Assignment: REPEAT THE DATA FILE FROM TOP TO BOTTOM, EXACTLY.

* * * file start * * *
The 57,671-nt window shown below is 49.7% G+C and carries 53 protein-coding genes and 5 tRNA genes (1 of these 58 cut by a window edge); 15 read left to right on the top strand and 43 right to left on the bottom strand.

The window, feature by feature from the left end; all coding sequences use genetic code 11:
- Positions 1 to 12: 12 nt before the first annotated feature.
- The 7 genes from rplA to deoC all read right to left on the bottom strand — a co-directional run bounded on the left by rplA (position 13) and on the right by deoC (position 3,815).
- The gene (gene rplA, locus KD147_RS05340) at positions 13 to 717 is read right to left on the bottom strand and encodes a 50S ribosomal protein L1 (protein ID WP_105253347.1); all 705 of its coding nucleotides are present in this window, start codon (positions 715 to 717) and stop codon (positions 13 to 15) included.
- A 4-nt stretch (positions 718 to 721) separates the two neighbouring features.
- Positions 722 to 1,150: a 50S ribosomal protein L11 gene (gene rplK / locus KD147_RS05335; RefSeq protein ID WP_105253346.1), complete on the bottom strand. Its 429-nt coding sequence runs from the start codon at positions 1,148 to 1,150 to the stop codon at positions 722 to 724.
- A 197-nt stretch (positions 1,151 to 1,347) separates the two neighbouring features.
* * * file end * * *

The 57,671-nt window shown below is 49.7% G+C and carries 53 protein-coding genes and 5 tRNA genes (1 of these 58 cut by a window edge); 15 read left to right on the top strand and 43 right to left on the bottom strand.

The window, feature by feature from the left end; all coding sequences use genetic code 11:
- Positions 1 to 12: 12 nt before the first annotated feature.
- The 7 genes from rplA to deoC all read right to left on the bottom strand — a co-directional run bounded on the left by rplA (position 13) and on the right by deoC (position 3,815).
- The gene (gene rplA, locus KD147_RS05340) at positions 13 to 717 is read right to left on the bottom strand and encodes a 50S ribosomal protein L1 (protein ID WP_105253347.1); all 705 of its coding nucleotides are present in this window, start codon (positions 715 to 717) and stop codon (positions 13 to 15) included.
- A 4-nt stretch (positions 718 to 721) separates the two neighbouring features.
- Positions 722 to 1,150: a 50S ribosomal protein L11 gene (gene rplK / locus KD147_RS05335; RefSeq protein ID WP_105253346.1), complete on the bottom strand. Its 429-nt coding sequence runs from the start codon at positions 1,148 to 1,150 to the stop codon at positions 722 to 724.
- A 197-nt stretch (positions 1,151 to 1,347) separates the two neighbouring features.